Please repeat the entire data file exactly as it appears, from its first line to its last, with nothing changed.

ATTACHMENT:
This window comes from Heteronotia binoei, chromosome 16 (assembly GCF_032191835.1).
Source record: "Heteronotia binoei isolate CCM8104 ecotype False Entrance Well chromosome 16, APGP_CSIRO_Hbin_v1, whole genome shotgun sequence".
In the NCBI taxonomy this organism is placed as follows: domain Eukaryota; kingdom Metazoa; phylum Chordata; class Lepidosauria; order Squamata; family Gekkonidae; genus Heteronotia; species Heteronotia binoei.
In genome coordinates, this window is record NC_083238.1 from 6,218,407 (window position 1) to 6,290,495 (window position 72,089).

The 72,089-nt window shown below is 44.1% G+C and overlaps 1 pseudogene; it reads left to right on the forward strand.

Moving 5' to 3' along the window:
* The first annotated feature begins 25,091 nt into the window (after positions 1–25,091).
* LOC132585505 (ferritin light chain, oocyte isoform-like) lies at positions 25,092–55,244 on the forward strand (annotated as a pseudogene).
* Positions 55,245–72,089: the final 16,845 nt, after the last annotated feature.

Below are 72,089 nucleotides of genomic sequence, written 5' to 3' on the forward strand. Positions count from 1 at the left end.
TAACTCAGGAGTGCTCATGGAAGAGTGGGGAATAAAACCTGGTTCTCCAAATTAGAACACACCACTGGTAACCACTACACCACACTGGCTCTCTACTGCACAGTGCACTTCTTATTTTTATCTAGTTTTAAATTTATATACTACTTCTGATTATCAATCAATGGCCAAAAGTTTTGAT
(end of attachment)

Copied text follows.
This window comes from Heteronotia binoei, chromosome 16 (assembly GCF_032191835.1).
Source record: "Heteronotia binoei isolate CCM8104 ecotype False Entrance Well chromosome 16, APGP_CSIRO_Hbin_v1, whole genome shotgun sequence".
In the NCBI taxonomy this organism is placed as follows: domain Eukaryota; kingdom Metazoa; phylum Chordata; class Lepidosauria; order Squamata; family Gekkonidae; genus Heteronotia; species Heteronotia binoei.
In genome coordinates, this window is record NC_083238.1 from 6,218,407 (window position 1) to 6,290,495 (window position 72,089).

The 72,089-nt window shown below is 44.1% G+C and overlaps 1 pseudogene; it reads left to right on the forward strand.

Moving 5' to 3' along the window:
* The first annotated feature begins 25,091 nt into the window (after positions 1–25,091).
* LOC132585505 (ferritin light chain, oocyte isoform-like) lies at positions 25,092–55,244 on the forward strand (annotated as a pseudogene).
* Positions 55,245–72,089: the final 16,845 nt, after the last annotated feature.

Below are 72,089 nucleotides of genomic sequence, written 5' to 3' on the forward strand. Positions count from 1 at the left end.
TAACTCAGGAGTGCTCATGGAAGAGTGGGGAATAAAACCTGGTTCTCCAAATTAGAACACACCACTGGTAACCACTACACCACACTGGCTCTCTACTGCACAGTGCACTTCTTATTTTTATCTAGTTTTAAATTTATATACTACTTCTGATTATCAATCAATGGCCAAAAGTTTTGAT